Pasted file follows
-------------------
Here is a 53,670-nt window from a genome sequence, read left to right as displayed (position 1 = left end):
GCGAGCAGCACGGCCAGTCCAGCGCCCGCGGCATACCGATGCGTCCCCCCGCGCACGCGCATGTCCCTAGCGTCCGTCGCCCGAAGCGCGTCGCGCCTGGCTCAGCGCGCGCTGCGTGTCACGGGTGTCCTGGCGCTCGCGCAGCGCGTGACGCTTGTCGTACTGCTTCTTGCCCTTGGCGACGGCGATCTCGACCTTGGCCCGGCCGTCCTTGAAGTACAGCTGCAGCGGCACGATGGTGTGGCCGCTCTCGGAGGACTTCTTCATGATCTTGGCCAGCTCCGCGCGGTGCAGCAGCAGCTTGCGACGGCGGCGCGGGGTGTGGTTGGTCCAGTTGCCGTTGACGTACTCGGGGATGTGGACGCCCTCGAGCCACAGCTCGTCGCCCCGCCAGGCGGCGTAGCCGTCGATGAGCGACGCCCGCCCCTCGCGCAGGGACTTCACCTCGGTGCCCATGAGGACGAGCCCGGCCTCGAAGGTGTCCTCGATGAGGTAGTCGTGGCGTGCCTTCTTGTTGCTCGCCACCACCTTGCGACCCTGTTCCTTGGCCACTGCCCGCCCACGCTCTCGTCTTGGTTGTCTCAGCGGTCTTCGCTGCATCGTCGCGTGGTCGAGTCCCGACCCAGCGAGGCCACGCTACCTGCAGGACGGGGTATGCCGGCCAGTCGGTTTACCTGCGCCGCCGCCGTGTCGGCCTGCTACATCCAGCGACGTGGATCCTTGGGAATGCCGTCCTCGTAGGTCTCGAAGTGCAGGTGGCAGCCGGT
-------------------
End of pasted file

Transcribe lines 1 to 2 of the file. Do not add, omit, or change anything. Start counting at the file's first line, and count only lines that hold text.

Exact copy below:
Here is a 53,670-nt window from a genome sequence, read left to right as displayed (position 1 = left end):
GCGAGCAGCACGGCCAGTCCAGCGCCCGCGGCATACCGATGCGTCCCCCCGCGCACGCGCATGTCCCTAGCGTCCGTCGCCCGAAGCGCGTCGCGCCTGGCTCAGCGCGCGCTGCGTGTCACGGGTGTCCTGGCGCTCGCGCAGCGCGTGACGCTTGTCGTACTGCTTCTTGCCCTTGGCGACGGCGATCTCGACCTTGGCCCGGCCGTCCTTGAAGTACAGCTGCAGCGGCACGATGGTGTGGCCGCTCTCGGAGGACTTCTTCATGATCTTGGCCAGCTCCGCGCGGTGCAGCAGCAGCTTGCGACGGCGGCGCGGGGTGTGGTTGGTCCAGTTGCCGTTGACGTACTCGGGGATGTGGACGCCCTCGAGCCACAGCTCGTCGCCCCGCCAGGCGGCGTAGCCGTCGATGAGCGACGCCCGCCCCTCGCGCAGGGACTTCACCTCGGTGCCCATGAGGACGAGCCCGGCCTCGAAGGTGTCCTCGATGAGGTAGTCGTGGCGTGCCTTCTTGTTGCTCGCCACCACCTTGCGACCCTGTTCCTTGGCCACTGCCCGCCCACGCTCTCGTCTTGGTTGTCTCAGCGGTCTTCGCTGCATCGTCGCGTGGTCGAGTCCCGACCCAGCGAGGCCACGCTACCTGCAGGACGGGGTATGCCGGCCAGTCGGTTTACCTGCGCCGCCGCCGTGTCGGCCTGCTACATCCAGCGACGTGGATCCTTGGGAATGCCGTCCTCGTAGGTCTCGAAGTGCAGGTGGCAGCCGGT